Summary of eRumor:
A photo that began circulating on August 28, 2017, shows Houston’s William P. Hobby Airport flooding in the wake of Hurricane Harvey.
A computer simulation of what Laguardia Airport in New York would have looked like if Superstorm Sandy struck at high tide was misidentified as flooding at Houston’s William P. Hobby Airport in Houston in the aftermath of Hurricane Harvey in August 2017.
And it appears that the photo wasn’t mistakenly misidentified. Photo editing software was used to make the flood waters appear even higher, completely submerging all but the tail fin of several 747 airplanes on the tarmac. The original computer simulation showed the high water mark just below wing level of the closest 747:
The original photo was produced after a 2013 federal climate change assessment identified a dozen U.S. airports that were especially vulnerable to flooding related to rising sea levels. All three of New York’s airports, including Laguardia, appeared on the list — but not Houston’s William P. Hobby Airport or George Bush Intercontinental Airport.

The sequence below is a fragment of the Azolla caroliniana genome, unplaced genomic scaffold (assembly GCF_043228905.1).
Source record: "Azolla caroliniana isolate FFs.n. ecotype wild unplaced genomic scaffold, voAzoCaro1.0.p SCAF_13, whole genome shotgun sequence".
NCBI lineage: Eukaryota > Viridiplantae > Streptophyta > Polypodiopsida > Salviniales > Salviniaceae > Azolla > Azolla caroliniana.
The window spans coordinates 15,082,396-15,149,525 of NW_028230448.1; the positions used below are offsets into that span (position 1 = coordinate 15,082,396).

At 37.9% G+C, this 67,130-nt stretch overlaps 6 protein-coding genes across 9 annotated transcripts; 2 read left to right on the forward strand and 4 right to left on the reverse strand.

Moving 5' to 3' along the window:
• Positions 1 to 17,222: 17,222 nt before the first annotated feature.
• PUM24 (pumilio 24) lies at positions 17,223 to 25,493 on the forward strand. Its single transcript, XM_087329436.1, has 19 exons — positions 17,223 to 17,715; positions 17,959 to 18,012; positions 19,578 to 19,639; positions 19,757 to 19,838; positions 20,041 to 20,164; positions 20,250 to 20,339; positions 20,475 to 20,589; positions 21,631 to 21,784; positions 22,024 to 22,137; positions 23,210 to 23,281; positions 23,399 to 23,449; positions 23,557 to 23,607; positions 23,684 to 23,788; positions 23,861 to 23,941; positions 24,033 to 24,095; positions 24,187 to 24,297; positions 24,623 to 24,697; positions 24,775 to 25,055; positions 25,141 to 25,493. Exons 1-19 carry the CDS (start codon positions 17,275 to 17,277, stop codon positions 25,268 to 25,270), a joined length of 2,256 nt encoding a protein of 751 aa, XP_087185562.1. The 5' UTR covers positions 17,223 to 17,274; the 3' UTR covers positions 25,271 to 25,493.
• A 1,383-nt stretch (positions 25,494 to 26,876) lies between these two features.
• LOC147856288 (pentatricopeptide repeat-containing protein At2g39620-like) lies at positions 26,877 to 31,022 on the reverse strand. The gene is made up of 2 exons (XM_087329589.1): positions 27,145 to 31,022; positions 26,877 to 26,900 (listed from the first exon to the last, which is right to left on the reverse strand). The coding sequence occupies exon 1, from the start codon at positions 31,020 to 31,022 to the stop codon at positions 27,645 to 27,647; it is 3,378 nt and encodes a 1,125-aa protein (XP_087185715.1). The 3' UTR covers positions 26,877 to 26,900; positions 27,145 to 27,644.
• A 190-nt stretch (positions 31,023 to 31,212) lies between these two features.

The computer simulation of the flooded airport was produced by the Stevens Institute of Technology in Hoboken, N.J. It shows what flooding at Laguardia would have looked life if Superstorm Sandy struck at high tide — just nine hours earlier — which would have caused flood waters to surge 12 feet deep.
The photo was misidentified after commercial flights were grounded at William P. Hobby Airport (HOU) and George Bush Intercontinental Airport (IAH) on August 29. However, the airports were closed because surrounding roads flooded, not because of flooding at the airports themselves, according to Houston Airports public alert:
Commercial operations have ceased at both IAH and HOU until further notice due to severe weather. No inbound or outbound flights from either airport at this time. For flight details, rescheduling and waivers, please contact your air carrier.
At this time, there has been no flooding at the ecopark lots or the terminal parking garages. We are actively monitoring these properties.
Given all that, we’re calling claims about flooding at Houston’s airports “fiction.”
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